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  • 5 Business Writing Tips for People Who Never, Ever Want a Raise

    Regardless of the title that appears on our business cards, most of us are professional writers in some capacity. Don't believe us? Try sending your next work email with only animated gifs to guide your message. Bruce Kasanoff's recent LinkedIn article "Five Tips That Can Double Your Salary" got us thinking about the many ways in which we -- completely inadvertently -- make writing choices that tank our chances at promotions, raises, and the respect of our colleagues. We went through his tips one by one and came up with examples of what not to do, in terms of your business writing, if you want to be a success.

  • The 5 Best Places for Recent College Graduates [infographic]

    If you recently graduated from college, you're facing a bewildering combination of freedom and constraint. Technically, you could go anywhere, but in reality, you probably want to find a place to live that combines the two most elusive factors in any living situation: reasonable rent and ample professional opportunity.

  • Do You Need an Assistant? 3 Signs You Shouldn't Ignore

    Most freelancers and small business owners start out operating under the assumption that if they want something done, they'll need to do it themselves, whether it's balancing the books or dusting the waiting room. But how do you know when you need to hire help?

  • Ramit Sethi and His Parents Tell You How to Negotiate Anything

    Want a higher salary, a better title, or even just lower bank fees? The key is negotiation, and author and entrepreneur Ramit Sethi is the man to show us how. Negotiation is a big part of his book "I Will Teach You to Be Rich." Some of the lessons it teaches, he learned from his parents.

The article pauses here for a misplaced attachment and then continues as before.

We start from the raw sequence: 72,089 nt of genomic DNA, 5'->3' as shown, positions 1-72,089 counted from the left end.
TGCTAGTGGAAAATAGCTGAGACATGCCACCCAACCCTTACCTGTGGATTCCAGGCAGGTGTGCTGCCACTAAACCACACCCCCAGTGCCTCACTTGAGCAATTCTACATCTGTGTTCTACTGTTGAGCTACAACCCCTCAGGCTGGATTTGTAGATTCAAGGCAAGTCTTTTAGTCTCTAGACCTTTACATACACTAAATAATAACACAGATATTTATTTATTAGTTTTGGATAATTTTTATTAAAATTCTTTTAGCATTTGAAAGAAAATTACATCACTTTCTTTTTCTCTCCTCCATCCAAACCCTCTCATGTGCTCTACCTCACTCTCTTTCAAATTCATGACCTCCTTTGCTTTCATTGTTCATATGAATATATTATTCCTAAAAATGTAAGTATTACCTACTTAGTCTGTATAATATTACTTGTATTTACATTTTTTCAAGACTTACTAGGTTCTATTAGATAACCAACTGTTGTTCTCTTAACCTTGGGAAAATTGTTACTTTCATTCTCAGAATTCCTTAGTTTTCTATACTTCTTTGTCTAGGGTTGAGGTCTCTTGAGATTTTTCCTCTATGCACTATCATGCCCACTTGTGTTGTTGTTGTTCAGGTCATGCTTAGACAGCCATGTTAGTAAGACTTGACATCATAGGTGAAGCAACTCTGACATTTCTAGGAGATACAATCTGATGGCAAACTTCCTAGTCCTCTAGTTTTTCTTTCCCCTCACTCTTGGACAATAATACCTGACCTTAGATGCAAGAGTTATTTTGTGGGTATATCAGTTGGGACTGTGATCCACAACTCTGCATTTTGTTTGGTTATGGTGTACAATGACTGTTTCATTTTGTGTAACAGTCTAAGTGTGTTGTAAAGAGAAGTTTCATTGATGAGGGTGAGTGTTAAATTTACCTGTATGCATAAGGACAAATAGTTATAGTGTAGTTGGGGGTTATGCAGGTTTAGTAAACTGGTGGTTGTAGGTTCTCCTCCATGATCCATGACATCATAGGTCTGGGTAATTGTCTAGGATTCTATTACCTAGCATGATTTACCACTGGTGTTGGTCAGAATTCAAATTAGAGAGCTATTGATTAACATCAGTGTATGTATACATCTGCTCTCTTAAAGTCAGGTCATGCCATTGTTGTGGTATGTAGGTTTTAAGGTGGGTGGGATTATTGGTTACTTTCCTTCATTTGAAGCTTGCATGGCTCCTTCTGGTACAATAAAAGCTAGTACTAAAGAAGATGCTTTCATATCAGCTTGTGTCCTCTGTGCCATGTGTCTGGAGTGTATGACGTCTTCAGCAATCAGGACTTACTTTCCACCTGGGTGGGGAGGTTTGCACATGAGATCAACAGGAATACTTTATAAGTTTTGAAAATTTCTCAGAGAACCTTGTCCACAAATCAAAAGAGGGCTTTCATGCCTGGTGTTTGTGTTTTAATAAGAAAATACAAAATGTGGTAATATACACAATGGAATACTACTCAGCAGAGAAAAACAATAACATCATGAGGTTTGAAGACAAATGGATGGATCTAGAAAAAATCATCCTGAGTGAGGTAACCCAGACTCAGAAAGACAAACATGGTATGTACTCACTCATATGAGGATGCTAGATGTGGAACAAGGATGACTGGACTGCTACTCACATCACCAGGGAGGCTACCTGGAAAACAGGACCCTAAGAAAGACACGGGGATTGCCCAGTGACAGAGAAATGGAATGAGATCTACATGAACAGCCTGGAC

• 3 Scholarships for Math and Science Majors (Plus, a Neat Tool to Find Money for Any Other Major)

    Most career experts will tell you that picking a major solely based on money is a losing proposition. You might wind up with a well-paying gig after college, but you won't have much fun spending your money if you hate your job. Still, while money might not buy happiness, poverty certainly doesn't. If you're trying to figure out which major to pick, U.S. News' list of scholarships might sway your decision.

  • Crowd Rules: Dealing with Debt

    According to Crowd Rules host Pat Kiernan, there are times when debt is good for business. That's kind of hard to believe. The only time debt may be a good thing is when it gets you a slot on Crowd Rules and a chance to win $50,000. Let's meet this week's business owners:
  • 10 Valuable Lessons to Learn From Warren Buffet

    The guy became an investor at 11 years old, paid his way through college with profits from his childhood business and later became one of the greatest billionaire moguls and philanthropists of all time. Warren Buffet knows what he's doing.
  • Using Your Performance Review to Negotiate a Raise You Deserve

    It’s that time of year again when the department manager notifies you that it’s time to have a chit-chat in the office about your performance at work. While this can be more than just a little intimidating for many folks, did you know that it’s also a prime time to negotiate a much-deserved promotion? The key is to walk confidently into your manager’s office armed with the evidence of your value to the company and a list of achievements that back this up.
  • Negotiating Salary? Don't Forget to Factor in Your Commute

    When PayScale calculates salary and compensation for a given position, we always include commuting in our numbers. That's because, in addition to providing you with new opportunities to try out your favorite cusswords, commuting is a significant cost -- one that can affect your take-home pay more than you think.

  • Does Working at Home Cost Us Money?

    Working from home is often presented as a benefit that makes up for lower salaries or smaller raises. The idea is that a flexible schedule, in addition to being convenient and allowing us to work in our jammies, will save us money by cutting down on our commute, dry-cleaning, and lunch bills. But do we really save by staying home?